When I was a councillor I met with local authority treasurers, my first question was always 'are you sure the money is invested in a safe haven rather than in accounts that paid the top interest rates'. I would hope members of local authorities in Wales would have asked similar questions.
Where Ceredigion and other authorities are concerned, answers to the following questions will have to be volunteered:-
- Were the appropriate rules followed when this money was invested?
- If the credit rating advisors persisted to provide a triple 'A' rating to dodgy banks then why should they be paid a consultancy fee when the taxpayers money is under threat?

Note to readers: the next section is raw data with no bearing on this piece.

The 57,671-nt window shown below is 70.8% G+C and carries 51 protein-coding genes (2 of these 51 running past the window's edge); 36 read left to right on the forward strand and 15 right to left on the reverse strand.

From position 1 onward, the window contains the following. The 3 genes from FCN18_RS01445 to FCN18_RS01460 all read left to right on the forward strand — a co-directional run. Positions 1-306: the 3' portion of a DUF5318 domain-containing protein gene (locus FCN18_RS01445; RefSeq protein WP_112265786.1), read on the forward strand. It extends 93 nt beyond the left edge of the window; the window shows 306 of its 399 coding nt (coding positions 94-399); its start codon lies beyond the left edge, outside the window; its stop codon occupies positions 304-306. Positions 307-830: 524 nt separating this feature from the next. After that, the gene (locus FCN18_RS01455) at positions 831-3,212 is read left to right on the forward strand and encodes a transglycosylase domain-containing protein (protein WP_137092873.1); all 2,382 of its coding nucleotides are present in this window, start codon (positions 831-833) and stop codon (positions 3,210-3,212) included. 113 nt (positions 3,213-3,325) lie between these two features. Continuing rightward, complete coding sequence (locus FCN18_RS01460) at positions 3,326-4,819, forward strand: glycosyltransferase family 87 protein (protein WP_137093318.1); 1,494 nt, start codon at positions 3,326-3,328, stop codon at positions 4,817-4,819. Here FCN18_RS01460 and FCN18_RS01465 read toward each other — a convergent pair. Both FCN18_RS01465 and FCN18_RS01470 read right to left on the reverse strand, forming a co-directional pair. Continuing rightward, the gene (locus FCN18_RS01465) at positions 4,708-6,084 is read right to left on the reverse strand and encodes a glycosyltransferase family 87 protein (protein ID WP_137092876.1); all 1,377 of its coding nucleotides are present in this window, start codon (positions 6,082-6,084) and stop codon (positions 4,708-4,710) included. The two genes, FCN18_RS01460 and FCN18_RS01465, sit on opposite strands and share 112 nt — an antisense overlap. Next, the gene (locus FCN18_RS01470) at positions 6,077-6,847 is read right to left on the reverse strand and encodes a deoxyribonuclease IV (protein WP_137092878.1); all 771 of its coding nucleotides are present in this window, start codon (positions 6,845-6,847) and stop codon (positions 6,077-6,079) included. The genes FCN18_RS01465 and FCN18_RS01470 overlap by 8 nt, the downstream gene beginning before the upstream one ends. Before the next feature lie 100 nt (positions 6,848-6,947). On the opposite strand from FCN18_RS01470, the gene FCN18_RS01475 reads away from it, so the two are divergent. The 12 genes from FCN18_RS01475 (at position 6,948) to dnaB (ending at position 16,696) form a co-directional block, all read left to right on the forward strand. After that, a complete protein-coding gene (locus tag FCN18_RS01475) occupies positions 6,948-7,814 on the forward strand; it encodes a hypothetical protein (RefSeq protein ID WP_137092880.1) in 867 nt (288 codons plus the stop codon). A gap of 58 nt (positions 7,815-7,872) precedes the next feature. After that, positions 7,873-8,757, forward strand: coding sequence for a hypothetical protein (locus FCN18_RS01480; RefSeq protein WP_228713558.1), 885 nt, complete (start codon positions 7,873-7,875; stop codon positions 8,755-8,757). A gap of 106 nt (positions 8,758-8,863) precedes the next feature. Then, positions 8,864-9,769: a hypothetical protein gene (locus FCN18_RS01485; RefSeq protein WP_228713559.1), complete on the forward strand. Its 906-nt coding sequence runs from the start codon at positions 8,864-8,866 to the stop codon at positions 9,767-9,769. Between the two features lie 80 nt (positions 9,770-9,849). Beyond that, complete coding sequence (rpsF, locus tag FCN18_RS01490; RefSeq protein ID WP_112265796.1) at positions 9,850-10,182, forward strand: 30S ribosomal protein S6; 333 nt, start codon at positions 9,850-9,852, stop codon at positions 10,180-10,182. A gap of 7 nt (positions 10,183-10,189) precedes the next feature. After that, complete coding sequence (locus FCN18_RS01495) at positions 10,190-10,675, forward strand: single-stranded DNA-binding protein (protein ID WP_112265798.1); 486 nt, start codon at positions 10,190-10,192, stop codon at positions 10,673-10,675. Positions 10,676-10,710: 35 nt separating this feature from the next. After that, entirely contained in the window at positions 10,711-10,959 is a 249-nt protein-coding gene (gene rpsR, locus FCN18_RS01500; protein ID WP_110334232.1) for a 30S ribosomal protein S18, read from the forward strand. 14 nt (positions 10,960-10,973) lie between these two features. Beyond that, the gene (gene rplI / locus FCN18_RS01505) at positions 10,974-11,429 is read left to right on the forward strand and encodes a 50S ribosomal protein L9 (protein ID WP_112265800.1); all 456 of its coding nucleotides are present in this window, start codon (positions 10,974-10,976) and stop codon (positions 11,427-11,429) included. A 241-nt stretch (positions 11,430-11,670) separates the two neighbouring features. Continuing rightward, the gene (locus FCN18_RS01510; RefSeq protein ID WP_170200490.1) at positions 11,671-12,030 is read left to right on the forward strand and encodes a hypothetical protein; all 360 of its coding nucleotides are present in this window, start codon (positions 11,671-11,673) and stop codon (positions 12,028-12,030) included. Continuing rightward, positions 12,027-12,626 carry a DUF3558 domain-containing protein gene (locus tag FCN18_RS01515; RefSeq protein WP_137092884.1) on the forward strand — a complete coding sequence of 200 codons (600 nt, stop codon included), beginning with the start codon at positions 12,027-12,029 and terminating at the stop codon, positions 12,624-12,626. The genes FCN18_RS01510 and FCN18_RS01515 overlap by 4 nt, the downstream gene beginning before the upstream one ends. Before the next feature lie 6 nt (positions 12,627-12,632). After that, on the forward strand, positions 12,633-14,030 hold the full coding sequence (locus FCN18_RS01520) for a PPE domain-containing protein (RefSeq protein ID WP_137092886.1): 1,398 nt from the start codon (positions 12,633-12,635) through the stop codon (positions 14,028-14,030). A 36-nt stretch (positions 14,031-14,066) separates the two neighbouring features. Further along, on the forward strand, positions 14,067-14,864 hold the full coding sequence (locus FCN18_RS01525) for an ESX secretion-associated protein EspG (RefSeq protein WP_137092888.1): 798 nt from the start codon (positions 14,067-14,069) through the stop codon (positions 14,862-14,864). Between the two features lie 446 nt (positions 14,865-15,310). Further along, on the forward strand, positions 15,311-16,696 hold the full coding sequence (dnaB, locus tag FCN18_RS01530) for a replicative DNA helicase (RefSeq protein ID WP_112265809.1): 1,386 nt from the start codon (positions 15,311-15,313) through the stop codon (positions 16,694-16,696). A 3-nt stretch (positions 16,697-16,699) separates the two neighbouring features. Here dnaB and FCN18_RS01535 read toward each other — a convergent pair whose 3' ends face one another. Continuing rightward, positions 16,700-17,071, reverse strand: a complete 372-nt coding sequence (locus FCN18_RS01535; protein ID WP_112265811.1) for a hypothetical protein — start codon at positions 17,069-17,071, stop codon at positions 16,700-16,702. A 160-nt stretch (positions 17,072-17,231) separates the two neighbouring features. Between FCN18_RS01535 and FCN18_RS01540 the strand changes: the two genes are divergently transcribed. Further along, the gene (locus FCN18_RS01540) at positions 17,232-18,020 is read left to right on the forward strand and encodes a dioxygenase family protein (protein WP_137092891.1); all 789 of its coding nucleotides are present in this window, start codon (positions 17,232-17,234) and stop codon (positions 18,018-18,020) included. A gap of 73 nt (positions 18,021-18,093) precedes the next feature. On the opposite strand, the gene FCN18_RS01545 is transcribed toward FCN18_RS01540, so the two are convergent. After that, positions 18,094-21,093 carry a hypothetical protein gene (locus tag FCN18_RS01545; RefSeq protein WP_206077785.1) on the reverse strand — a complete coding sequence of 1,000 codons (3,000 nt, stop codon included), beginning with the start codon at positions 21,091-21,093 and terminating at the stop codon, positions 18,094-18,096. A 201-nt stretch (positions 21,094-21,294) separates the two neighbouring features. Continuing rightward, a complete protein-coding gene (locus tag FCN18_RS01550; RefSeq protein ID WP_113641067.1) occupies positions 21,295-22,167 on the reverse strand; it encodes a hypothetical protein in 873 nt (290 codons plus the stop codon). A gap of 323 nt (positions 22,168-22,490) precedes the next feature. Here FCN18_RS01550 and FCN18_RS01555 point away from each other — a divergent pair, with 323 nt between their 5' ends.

- Were there any warnings received about the creditworthiness of Icelandic banks and when? Did the authority invest after such a warning?
- Is the invested money part of an earmarked reserve? If the answer is 'Yes' then which projects? In Ceredigion does this mean the new office building or the Penweddig PFI project?
- Is the invested money part of the general reserves?
- Is the invested money part of the daily cash flow needs of the authority? If its frozen then will the liquidity of the authority be affected and is there money available to pay bills and salaries this month?
The sooner we get the answers the better. In the meantime the Assembly should get its thinking cap on and persuade the UK Treasury to stump up the cash deficits which have been incurred. Local authority services are as important as a liquid banking system.